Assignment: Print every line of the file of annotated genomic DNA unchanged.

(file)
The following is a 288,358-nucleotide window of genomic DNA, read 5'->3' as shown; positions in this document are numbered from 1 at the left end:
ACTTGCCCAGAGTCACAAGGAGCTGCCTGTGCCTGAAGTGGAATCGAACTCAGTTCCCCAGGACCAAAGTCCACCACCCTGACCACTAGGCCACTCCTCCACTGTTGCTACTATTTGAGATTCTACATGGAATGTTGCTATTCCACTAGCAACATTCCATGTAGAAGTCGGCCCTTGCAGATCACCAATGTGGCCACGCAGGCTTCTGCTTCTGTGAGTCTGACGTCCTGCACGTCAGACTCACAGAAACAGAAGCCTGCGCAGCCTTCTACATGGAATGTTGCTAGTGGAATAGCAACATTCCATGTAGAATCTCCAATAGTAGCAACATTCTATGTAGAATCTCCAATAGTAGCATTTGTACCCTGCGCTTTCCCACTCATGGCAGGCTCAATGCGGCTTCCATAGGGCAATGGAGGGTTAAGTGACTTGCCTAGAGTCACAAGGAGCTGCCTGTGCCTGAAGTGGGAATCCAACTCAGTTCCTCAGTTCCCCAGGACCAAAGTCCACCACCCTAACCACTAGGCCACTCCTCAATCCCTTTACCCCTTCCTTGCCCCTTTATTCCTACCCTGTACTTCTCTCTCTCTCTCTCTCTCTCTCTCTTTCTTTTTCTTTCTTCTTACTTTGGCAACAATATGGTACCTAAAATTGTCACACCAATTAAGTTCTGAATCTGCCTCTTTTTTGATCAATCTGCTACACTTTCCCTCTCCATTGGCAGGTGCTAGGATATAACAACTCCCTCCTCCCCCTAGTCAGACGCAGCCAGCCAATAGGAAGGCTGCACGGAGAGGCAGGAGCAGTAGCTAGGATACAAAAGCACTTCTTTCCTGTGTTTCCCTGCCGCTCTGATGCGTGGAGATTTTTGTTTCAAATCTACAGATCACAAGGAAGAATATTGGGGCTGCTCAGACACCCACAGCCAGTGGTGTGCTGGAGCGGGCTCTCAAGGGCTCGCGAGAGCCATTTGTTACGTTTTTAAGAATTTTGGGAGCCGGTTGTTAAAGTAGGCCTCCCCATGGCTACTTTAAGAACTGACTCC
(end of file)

The following is a 288,358-nucleotide window of genomic DNA, read 5'->3' as shown; positions in this document are numbered from 1 at the left end:
ACTTGCCCAGAGTCACAAGGAGCTGCCTGTGCCTGAAGTGGAATCGAACTCAGTTCCCCAGGACCAAAGTCCACCACCCTGACCACTAGGCCACTCCTCCACTGTTGCTACTATTTGAGATTCTACATGGAATGTTGCTATTCCACTAGCAACATTCCATGTAGAAGTCGGCCCTTGCAGATCACCAATGTGGCCACGCAGGCTTCTGCTTCTGTGAGTCTGACGTCCTGCACGTCAGACTCACAGAAACAGAAGCCTGCGCAGCCTTCTACATGGAATGTTGCTAGTGGAATAGCAACATTCCATGTAGAATCTCCAATAGTAGCAACATTCTATGTAGAATCTCCAATAGTAGCATTTGTACCCTGCGCTTTCCCACTCATGGCAGGCTCAATGCGGCTTCCATAGGGCAATGGAGGGTTAAGTGACTTGCCTAGAGTCACAAGGAGCTGCCTGTGCCTGAAGTGGGAATCCAACTCAGTTCCTCAGTTCCCCAGGACCAAAGTCCACCACCCTAACCACTAGGCCACTCCTCAATCCCTTTACCCCTTCCTTGCCCCTTTATTCCTACCCTGTACTTCTCTCTCTCTCTCTCTCTCTCTCTCTTTCTTTTTCTTTCTTCTTACTTTGGCAACAATATGGTACCTAAAATTGTCACACCAATTAAGTTCTGAATCTGCCTCTTTTTTGATCAATCTGCTACACTTTCCCTCTCCATTGGCAGGTGCTAGGATATAACAACTCCCTCCTCCCCCTAGTCAGACGCAGCCAGCCAATAGGAAGGCTGCACGGAGAGGCAGGAGCAGTAGCTAGGATACAAAAGCACTTCTTTCCTGTGTTTCCCTGCCGCTCTGATGCGTGGAGATTTTTGTTTCAAATCTACAGATCACAAGGAAGAATATTGGGGCTGCTCAGACACCCACAGCCAGTGGTGTGCTGGAGCGGGCTCTCAAGGGCTCGCGAGAGCCATTTGTTACGTTTTTAAGAATTTTGGGAGCCGGTTGTTAAAGTAGGCCTCCCCATGGCTACTTTAAGAACTGACTCC